We also added a variable describing historical subsistence strategies: Agriculture represents the agricultural regions in the sixteenth century167, dividing the country into three areas: wheat areas (commercial agriculture production), flax areas (linen production, secondary non-agrarian production), and other areas.
Last but not least, we would like to stress that this list of variables does not include all possible predictors. We think it would be fascinating to have, for example, data on the medieval ownership structure, and to test Žemlička’s83 hypothesis on the influence of the number of landlords. Unfortunately, it is impossible to gather such data for the whole country.
All dependent and independent variables are arranged in Table 1. The geographical data were processed in QGIS 3.22.0 software (https://qgis.org/en/site/) and SAGA 7.8.2 software (https://saga-gis.sourceforge.io/en/index.html)168.
We assess the effect of our predictors on the dependent variables using regression analyses. The choice of the regression model depends crucially on the nature of the dependent variable. It might feel natural to treat diversity (the number of different types of field pattern) as a count outcome; however, its values are restricted to the 1–5 range, due to our classification of field patterns. We therefore adopt two alternative modelling strategies: (i) truncated Poisson regression, with truncation points set at 0 and 6, (ii) an ordinal logistic regression that considers diversity a general 1–5 ordinal scale.
In the regressions that explained the relative extent of field patterns A–E, the outcome is a composition, or a multinomial fractional response. The presence of zeros (in most cadastres, not all patterns are represented) rules out the use of the standard Dirichlet regression approach. We therefore opted for the fractional multinomial logistic quasi-maximum likelihood approach, inspired by Papke and Wooldridge’s169 estimator for a (single) fractional response and implemented by Buis170.
Our explanatory variables exhibited a mild degree of collinearity; most notable correlations (0.55–0.62) occurred between environmental predictors (altitude, terrain undulation, soil fertility). These correlations are not strong enough to preclude simultaneous use of the variables in a multivariate regression setting. However, in the fractional multinomial logistic regressions, where four coefficients per predictor are being estimated, the effect of collinearity might be more pronounced; therefore, for robustness, we present the results from both bivariate and multivariate regressions. Geology was excluded from the multivariate regressions due to a nearly 20% rate of missingness; for the other variables, values were missing in less than 2% of the sample (see Table 2 for sample sizes in bivariate regressions). Several numeric predictors (terrain undulation, altitude, cadastre size, monasteries) showed a substantial positive skew; we log-transformed their values prior to all statistical analyses.
Finally, we used the relative variable importance (RVI) measure to rank predictors in terms of the weight of evidence for their inclusion in the best model. A predictor’s RVI, also referred to as the parameter weight, the parameter inclusion probability or the proportion of evidence171,172,173, is obtained by (i) running the regressions with all possible subsets of the available predictors, (ii) calculating the Akaike weight for each estimated model, and (iii) summing the Akaike weights across all models that included the predictor of interest. RVI is bounded between 0 and 1; thresholds of 0.4171 or 0.5174 have been recommended to separate important variables and unimportant variables.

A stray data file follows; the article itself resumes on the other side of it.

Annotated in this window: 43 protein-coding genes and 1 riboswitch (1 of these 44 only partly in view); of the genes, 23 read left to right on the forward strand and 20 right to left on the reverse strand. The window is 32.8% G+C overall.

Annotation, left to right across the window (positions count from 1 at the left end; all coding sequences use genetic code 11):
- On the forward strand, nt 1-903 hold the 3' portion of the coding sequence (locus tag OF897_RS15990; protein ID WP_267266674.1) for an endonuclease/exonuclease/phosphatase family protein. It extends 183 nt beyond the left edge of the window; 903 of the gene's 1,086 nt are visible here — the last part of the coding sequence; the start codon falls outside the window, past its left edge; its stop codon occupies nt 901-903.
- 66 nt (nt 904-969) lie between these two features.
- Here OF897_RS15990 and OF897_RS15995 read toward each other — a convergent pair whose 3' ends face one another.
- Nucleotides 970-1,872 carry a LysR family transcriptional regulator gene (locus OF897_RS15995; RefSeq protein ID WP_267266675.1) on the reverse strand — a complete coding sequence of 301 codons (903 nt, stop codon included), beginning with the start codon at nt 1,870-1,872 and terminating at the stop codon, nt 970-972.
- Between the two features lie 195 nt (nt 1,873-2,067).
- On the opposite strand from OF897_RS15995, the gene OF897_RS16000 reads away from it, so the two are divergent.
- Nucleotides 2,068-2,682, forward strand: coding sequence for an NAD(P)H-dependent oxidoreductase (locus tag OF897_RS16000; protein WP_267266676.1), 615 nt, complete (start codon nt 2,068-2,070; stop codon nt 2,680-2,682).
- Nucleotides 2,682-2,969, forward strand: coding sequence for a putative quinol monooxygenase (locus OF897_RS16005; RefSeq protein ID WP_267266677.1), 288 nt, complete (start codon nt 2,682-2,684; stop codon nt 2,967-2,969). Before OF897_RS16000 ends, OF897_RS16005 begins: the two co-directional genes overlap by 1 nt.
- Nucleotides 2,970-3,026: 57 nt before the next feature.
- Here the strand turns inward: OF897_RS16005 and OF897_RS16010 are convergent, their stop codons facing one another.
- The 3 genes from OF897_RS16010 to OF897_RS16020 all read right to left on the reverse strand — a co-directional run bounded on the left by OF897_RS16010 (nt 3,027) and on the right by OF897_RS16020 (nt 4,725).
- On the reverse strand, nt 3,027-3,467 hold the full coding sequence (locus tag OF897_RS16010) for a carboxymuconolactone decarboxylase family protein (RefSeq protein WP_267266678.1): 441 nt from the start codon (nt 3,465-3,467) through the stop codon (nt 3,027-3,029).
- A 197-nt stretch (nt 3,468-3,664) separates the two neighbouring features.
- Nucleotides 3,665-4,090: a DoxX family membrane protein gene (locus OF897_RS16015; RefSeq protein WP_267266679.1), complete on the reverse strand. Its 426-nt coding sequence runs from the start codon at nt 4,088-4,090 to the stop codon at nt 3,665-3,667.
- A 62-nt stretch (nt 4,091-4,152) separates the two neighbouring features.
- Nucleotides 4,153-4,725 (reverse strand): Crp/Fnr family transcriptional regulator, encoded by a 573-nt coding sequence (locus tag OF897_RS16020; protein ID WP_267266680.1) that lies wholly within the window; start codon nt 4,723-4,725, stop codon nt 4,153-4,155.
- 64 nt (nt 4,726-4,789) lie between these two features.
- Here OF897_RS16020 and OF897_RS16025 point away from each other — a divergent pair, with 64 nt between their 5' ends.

All regression analyses were conducted in Stata 17.0 (https://www.stata.com/). The user-contributed commands fmlogit170, miinc173, and estout175 were used for the fractional multinomial logistic regression, for the RVI calculation, and for the regression tables, respectively. The geographical interpolation for Fig. 4 was performed in SAGA software176 using the universal kriging tool.
According to Table 2, the most significant variables affecting the proportions of field pattern types were settlement type (RVI = 1.000), terrain undulation (RVI = 0.998), and cadastre area (RVI = 0.588). These variables affected almost all field pattern types. The influence of other variables had less impact on the overall variability. Some variables did not affect any field pattern type at all: distance to medieval monasteries (see Table 2) and ancient settlement area (p-value from the bivariate regression is 0.092). The field pattern diversity was influenced by one variable only: the cadastre area (RVI = 0.950).
Field pattern type A (segmental plužina) was associated with very rugged terrain (p < 0.001), small cadastre area (p < 0.001), preferably igneous but definitely non-sedimentary geological bedrock (see Fig. 3) and specific types of settlement layout type (“village green locations” and “other”). The influence of altitude was insignificant; however, Fig. 2 suggests a possible preference for higher locations. Both Table 3 and Fig. 2 agree with the preference for poor soil fertility of this type, but the p-value is above 0.05. According to Fig. 2, this type was connected either with very old (pre-1200 AD) or with very young (post-1500 AD) archaeological dating. It was not affected by confiscates.